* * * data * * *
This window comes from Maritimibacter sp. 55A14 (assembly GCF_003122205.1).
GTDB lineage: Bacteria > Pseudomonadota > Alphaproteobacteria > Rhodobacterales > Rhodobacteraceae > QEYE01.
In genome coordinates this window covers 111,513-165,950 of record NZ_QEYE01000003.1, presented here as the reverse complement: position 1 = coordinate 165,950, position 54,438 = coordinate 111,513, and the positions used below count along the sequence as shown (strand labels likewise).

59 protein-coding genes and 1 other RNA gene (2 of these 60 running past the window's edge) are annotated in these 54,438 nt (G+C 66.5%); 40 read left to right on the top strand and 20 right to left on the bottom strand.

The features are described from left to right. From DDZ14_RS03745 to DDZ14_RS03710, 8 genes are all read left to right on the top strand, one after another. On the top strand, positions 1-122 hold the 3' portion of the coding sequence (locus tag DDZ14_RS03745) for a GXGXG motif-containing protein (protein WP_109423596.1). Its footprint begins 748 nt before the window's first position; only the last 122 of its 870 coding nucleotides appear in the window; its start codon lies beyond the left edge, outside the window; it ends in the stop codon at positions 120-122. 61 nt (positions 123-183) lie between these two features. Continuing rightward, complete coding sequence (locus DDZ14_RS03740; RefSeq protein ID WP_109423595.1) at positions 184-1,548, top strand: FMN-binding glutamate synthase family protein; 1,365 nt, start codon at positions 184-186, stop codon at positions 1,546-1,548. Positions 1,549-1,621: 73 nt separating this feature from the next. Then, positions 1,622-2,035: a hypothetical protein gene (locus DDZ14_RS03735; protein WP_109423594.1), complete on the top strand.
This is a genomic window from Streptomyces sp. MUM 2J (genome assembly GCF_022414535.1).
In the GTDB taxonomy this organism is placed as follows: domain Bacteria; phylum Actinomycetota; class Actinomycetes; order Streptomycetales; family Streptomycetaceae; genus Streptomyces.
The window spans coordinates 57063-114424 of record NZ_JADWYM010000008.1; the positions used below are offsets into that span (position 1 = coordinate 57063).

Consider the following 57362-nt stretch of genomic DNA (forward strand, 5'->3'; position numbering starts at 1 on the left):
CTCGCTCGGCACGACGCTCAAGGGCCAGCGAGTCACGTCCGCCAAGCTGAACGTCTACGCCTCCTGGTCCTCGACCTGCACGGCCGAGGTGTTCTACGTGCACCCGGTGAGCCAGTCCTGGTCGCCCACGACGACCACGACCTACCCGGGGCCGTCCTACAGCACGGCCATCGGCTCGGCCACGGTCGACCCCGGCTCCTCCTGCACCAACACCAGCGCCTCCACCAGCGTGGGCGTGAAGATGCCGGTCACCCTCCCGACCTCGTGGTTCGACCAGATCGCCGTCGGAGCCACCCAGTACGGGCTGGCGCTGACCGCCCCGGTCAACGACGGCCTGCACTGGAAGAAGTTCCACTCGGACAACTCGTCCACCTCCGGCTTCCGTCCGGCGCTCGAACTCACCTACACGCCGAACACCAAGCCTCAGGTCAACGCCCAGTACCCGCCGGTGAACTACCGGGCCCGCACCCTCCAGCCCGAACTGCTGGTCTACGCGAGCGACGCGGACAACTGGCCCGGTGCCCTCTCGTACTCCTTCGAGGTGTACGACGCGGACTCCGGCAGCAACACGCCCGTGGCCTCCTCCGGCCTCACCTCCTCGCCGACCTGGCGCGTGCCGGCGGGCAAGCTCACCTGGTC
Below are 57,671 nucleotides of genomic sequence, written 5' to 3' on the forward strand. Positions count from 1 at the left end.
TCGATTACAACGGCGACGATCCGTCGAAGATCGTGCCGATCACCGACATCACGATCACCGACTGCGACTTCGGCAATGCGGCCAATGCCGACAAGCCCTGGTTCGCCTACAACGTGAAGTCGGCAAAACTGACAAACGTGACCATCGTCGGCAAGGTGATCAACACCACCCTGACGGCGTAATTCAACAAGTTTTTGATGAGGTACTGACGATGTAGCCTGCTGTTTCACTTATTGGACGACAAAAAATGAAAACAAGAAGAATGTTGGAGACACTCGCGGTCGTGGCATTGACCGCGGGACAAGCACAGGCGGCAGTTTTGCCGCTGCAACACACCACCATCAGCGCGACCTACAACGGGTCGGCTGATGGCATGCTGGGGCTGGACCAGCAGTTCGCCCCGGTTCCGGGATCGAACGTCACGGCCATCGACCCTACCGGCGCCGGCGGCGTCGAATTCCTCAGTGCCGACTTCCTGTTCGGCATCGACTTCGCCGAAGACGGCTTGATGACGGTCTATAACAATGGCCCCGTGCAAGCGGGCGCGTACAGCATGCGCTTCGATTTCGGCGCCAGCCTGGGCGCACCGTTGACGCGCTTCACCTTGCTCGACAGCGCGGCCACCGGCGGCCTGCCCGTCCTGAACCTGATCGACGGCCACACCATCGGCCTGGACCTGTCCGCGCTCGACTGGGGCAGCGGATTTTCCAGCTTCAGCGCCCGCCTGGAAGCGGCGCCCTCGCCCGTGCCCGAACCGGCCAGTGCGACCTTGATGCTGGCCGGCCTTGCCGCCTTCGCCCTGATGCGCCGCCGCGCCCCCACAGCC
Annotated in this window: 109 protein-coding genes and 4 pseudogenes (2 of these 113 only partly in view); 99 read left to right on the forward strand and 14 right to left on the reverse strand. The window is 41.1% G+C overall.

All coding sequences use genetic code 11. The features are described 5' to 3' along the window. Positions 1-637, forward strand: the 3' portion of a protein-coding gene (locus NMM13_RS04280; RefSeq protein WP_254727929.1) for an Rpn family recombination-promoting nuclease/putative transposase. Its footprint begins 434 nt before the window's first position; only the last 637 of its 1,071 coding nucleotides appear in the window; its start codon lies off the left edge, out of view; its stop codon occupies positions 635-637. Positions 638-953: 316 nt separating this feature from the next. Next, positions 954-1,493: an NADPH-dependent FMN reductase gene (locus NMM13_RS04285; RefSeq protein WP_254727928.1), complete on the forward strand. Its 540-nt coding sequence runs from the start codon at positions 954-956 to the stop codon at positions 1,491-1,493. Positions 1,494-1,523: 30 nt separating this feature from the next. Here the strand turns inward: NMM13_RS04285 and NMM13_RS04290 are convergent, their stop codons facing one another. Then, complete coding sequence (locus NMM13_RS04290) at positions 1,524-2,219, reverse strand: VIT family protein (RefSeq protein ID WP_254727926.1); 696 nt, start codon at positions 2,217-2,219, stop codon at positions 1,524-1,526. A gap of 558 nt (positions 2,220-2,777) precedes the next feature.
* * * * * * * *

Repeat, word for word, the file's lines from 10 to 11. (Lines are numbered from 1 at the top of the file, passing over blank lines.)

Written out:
CTCGCTCGGCACGACGCTCAAGGGCCAGCGAGTCACGTCCGCCAAGCTGAACGTCTACGCCTCCTGGTCCTCGACCTGCACGGCCGAGGTGTTCTACGTGCACCCGGTGAGCCAGTCCTGGTCGCCCACGACGACCACGACCTACCCGGGGCCGTCCTACAGCACGGCCATCGGCTCGGCCACGGTCGACCCCGGCTCCTCCTGCACCAACACCAGCGCCTCCACCAGCGTGGGCGTGAAGATGCCGGTCACCCTCCCGACCTCGTGGTTCGACCAGATCGCCGTCGGAGCCACCCAGTACGGGCTGGCGCTGACCGCCCCGGTCAACGACGGCCTGCACTGGAAGAAGTTCCACTCGGACAACTCGTCCACCTCCGGCTTCCGTCCGGCGCTCGAACTCACCTACACGCCGAACACCAAGCCTCAGGTCAACGCCCAGTACCCGCCGGTGAACTACCGGGCCCGCACCCTCCAGCCCGAACTGCTGGTCTACGCGAGCGACGCGGACAACTGGCCCGGTGCCCTCTCGTACTCCTTCGAGGTGTACGACGCGGACTCCGGCAGCAACACGCCCGTGGCCTCCTCCGGCCTCACCTCCTCGCCGACCTGGCGCGTGCCGGCGGGCAAGCTCACCTGGTC
Below are 57,671 nucleotides of genomic sequence, written 5' to 3' on the forward strand. Positions count from 1 at the left end.